Protecting your rights in the workplace.

How to File a Disability Discrimination Case in California

California upholds stringent laws to protect individuals from discrimination based on disability in the workplace. If you believe you have faced discrimination due to your disability, understanding the steps to file a discrimination case is essential for seeking justice and enforcing your rights.

Understanding Disability Discrimination

Before initiating legal action, it’s crucial to understand what constitutes disability discrimination. In California, disability discrimination occurs when an employer treats a qualified individual unfavorably due to their disability, which may include failing to provide reasonable accommodations or taking adverse employment actions based on disability.

Documentation and Evidence Gathering

Begin by gathering documentation and evidence to support your case. This may include medical records, emails, performance evaluations, witness statements, and any communication related to your disability and workplace accommodations.

Know Your Rights

Familiarize yourself with California’s disability discrimination laws, including the Fair Employment and Housing Act (FEHA), which prohibits discrimination based on disability in employment, housing, and public accommodations. Knowing your rights under these laws can help you understand the protections they afford.

Seek Legal Representation

Consider consulting an experienced Los Angeles disability discrimination attorney. A knowledgeable lawyer can provide invaluable guidance, represent your interests, and advocate on your behalf throughout the legal process.

Contact California’s Civil Rights Department

The first step in filing a disability discrimination complaint in California is to contact the Civil Rights Department (CRD). Your attorney can help you file a complaint online, by phone, or in person at a CRD office. Be prepared to provide details about the discrimination you experienced, including dates, names of individuals involved, and any relevant evidence.

Investigation and Mediation

Once you file a complaint with the CRD, they will conduct an investigation into your allegations of disability discrimination. In some cases, the CRD may offer mediation as a voluntary alternative dispute resolution process to resolve the matter informally.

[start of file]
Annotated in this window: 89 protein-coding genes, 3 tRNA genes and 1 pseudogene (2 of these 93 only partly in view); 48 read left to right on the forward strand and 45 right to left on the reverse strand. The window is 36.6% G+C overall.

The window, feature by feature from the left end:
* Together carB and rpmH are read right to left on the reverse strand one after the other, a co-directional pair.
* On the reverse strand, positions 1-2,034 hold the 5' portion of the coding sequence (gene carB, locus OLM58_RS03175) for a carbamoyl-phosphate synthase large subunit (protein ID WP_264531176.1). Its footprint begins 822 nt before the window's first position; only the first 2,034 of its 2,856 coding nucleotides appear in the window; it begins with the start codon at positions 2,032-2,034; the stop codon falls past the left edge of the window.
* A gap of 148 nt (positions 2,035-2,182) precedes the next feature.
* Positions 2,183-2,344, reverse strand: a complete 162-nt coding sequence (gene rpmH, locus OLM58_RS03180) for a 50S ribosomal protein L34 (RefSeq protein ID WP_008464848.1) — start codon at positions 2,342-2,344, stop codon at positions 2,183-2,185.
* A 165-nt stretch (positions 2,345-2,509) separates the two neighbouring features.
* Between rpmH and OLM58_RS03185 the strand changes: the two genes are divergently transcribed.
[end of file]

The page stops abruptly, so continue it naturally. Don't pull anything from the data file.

Obtain a Right-to-Sue Notice

If the CRD investigation does not result in a resolution, or if you prefer to pursue legal action independently, you can request a Right-to-Sue Notice. This document grants you the right to file a lawsuit against your employer in court.

File a Lawsuit

With the Right-to-Sue Notice in hand, you can proceed to file a lawsuit against your employer in California state court. Your attorney will draft and file the necessary legal documents, initiate the litigation process, and work to secure a favorable outcome on your behalf.

Common Types of Disability Discrimination

Here are some common types of disability discrimination in the workplace:

Failure to Provide Reasonable Accommodations

Employers have a legal obligation to provide reasonable accommodations to employees with disabilities to enable them to perform their job duties. Discrimination may occur when employers fail to provide such accommodations or refuse to engage in the interactive process to determine appropriate accommodations.

Harassment Based on Disability

Unwelcome conduct, such as derogatory remarks, insults, or offensive jokes, directed at an individual because of their disability.

Disparate Treatment

When employees with disabilities are treated less favorably than their non-disabled counterparts in similar circumstances. This may include decisions related to hiring, promotions, job assignments, or disciplinary actions based on disability status.


Employers may retaliate against employees for making accommodation requests, such as by demoting, disciplining, or terminating them.

Constructive Discharge

When an employer creates intolerable working conditions to force an employee with a disability to resign.

Recognizing and addressing these and other forms of disability discrimination is essential for fostering a workplace culture that promotes inclusion, diversity, and respect for all employees, regardless of their disability status.